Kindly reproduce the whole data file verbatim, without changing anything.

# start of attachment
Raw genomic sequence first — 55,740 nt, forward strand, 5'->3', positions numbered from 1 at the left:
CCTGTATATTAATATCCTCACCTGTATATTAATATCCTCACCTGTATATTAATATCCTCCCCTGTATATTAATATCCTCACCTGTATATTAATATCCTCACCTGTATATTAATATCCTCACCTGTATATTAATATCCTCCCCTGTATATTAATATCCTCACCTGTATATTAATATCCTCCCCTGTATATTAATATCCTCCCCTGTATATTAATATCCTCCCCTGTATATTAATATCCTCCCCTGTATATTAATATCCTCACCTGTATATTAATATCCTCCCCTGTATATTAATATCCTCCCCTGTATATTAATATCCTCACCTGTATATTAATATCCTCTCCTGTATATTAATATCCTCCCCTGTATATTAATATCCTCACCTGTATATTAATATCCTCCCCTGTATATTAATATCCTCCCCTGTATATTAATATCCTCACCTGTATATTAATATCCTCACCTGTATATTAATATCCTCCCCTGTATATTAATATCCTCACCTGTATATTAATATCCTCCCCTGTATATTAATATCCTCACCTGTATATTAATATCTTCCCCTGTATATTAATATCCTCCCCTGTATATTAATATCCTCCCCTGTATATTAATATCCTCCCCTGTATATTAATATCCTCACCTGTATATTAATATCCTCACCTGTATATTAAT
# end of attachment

Raw genomic sequence first — 55,740 nt, forward strand, 5'->3', positions numbered from 1 at the left:
CCTGTATATTAATATCCTCACCTGTATATTAATATCCTCACCTGTATATTAATATCCTCCCCTGTATATTAATATCCTCACCTGTATATTAATATCCTCACCTGTATATTAATATCCTCACCTGTATATTAATATCCTCCCCTGTATATTAATATCCTCACCTGTATATTAATATCCTCCCCTGTATATTAATATCCTCCCCTGTATATTAATATCCTCCCCTGTATATTAATATCCTCCCCTGTATATTAATATCCTCACCTGTATATTAATATCCTCCCCTGTATATTAATATCCTCCCCTGTATATTAATATCCTCACCTGTATATTAATATCCTCTCCTGTATATTAATATCCTCCCCTGTATATTAATATCCTCACCTGTATATTAATATCCTCCCCTGTATATTAATATCCTCCCCTGTATATTAATATCCTCACCTGTATATTAATATCCTCACCTGTATATTAATATCCTCCCCTGTATATTAATATCCTCACCTGTATATTAATATCCTCCCCTGTATATTAATATCCTCACCTGTATATTAATATCTTCCCCTGTATATTAATATCCTCCCCTGTATATTAATATCCTCCCCTGTATATTAATATCCTCCCCTGTATATTAATATCCTCACCTGTATATTAATATCCTCACCTGTATATTAAT